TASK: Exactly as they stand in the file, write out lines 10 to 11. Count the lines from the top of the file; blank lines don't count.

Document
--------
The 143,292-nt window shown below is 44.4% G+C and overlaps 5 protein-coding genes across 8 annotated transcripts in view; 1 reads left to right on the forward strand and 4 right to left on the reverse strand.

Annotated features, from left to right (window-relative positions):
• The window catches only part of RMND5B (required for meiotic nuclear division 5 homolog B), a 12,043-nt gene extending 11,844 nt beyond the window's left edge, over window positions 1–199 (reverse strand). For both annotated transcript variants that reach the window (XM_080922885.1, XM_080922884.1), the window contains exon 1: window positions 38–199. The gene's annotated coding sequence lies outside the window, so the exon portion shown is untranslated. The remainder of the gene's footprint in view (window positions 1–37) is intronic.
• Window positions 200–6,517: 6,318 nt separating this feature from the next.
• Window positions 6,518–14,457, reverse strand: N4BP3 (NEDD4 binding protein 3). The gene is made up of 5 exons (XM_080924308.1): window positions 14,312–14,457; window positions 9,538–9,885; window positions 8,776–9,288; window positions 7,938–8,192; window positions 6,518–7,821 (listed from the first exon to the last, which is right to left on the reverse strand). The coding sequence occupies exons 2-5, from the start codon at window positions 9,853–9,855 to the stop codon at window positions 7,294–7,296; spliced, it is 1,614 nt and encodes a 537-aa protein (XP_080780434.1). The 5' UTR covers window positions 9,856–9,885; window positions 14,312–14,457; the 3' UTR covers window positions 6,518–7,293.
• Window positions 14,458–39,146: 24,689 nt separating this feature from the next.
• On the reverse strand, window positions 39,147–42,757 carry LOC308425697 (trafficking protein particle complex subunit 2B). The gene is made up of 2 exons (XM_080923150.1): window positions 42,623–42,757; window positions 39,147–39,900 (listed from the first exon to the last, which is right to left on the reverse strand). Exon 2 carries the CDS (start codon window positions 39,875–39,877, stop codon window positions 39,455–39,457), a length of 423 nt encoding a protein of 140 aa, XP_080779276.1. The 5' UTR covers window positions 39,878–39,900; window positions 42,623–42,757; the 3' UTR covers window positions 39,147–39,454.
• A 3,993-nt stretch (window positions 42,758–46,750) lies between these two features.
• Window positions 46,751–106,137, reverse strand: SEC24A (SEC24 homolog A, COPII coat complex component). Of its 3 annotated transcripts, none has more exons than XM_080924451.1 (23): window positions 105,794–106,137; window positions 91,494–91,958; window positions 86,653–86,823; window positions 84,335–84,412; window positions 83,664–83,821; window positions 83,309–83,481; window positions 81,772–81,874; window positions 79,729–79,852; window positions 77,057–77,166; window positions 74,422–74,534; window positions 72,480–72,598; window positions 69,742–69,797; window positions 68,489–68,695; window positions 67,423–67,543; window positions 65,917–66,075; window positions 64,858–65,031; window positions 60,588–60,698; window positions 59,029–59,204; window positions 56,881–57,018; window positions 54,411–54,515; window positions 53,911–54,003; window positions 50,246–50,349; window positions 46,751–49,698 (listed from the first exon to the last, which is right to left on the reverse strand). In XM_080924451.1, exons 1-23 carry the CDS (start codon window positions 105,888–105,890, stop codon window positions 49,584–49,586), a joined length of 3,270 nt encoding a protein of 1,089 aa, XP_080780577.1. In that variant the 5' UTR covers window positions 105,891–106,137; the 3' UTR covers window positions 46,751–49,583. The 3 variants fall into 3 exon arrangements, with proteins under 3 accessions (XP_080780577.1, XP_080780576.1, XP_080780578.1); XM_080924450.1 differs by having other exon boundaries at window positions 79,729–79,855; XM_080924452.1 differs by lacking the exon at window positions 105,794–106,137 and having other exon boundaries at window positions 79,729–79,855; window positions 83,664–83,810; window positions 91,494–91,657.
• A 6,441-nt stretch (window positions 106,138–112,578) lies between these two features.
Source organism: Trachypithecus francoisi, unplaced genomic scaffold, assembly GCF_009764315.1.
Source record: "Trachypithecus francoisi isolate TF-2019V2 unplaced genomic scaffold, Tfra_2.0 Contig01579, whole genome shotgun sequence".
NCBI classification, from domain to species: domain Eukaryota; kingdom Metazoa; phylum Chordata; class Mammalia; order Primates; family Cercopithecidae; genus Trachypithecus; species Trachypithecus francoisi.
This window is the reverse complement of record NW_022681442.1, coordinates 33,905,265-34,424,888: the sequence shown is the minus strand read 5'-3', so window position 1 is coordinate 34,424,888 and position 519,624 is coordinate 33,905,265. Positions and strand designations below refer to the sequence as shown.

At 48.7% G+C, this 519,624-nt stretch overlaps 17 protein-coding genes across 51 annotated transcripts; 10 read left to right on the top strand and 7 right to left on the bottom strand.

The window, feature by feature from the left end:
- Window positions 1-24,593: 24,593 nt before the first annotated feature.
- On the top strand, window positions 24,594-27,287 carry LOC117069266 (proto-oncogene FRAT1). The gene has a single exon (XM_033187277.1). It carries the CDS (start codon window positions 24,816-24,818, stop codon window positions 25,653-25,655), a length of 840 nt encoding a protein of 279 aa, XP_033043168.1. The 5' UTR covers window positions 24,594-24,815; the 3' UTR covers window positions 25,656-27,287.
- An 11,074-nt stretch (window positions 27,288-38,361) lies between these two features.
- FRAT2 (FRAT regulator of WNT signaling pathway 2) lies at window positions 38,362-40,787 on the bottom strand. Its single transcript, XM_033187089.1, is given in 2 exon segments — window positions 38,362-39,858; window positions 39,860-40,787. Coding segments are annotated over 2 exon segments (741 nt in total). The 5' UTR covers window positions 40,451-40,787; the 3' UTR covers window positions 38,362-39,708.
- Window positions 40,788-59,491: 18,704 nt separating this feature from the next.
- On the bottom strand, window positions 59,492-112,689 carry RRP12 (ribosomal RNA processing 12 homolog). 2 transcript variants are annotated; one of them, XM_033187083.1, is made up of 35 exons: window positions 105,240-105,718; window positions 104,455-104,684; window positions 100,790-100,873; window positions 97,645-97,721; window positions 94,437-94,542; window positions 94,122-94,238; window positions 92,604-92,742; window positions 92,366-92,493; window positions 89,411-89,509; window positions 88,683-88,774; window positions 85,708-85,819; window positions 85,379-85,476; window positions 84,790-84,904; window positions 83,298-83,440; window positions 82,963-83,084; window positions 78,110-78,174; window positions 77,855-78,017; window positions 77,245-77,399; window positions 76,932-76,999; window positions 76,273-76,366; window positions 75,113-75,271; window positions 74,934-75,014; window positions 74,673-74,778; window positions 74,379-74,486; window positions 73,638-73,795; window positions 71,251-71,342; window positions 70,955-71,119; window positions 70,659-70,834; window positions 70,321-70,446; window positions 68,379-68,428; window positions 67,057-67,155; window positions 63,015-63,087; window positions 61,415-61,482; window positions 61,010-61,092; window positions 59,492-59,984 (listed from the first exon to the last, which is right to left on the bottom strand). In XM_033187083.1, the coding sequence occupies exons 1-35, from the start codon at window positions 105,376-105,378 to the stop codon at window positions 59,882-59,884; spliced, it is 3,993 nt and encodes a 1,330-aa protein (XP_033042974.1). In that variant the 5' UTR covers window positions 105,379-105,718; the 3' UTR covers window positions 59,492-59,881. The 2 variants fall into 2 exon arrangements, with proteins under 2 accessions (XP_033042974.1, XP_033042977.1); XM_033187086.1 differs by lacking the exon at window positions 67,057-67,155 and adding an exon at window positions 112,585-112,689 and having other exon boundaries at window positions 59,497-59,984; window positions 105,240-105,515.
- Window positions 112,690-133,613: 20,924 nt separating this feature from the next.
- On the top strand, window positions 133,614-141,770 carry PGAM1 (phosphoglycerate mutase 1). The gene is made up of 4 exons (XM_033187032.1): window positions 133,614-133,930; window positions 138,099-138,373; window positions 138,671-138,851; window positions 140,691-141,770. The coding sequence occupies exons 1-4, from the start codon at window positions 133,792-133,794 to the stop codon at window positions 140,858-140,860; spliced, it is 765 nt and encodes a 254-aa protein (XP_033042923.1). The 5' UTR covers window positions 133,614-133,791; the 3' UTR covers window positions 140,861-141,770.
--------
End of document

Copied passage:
• A 6,441-nt stretch (window positions 106,138–112,578) lies between these two features.
Source organism: Trachypithecus francoisi, unplaced genomic scaffold, assembly GCF_009764315.1.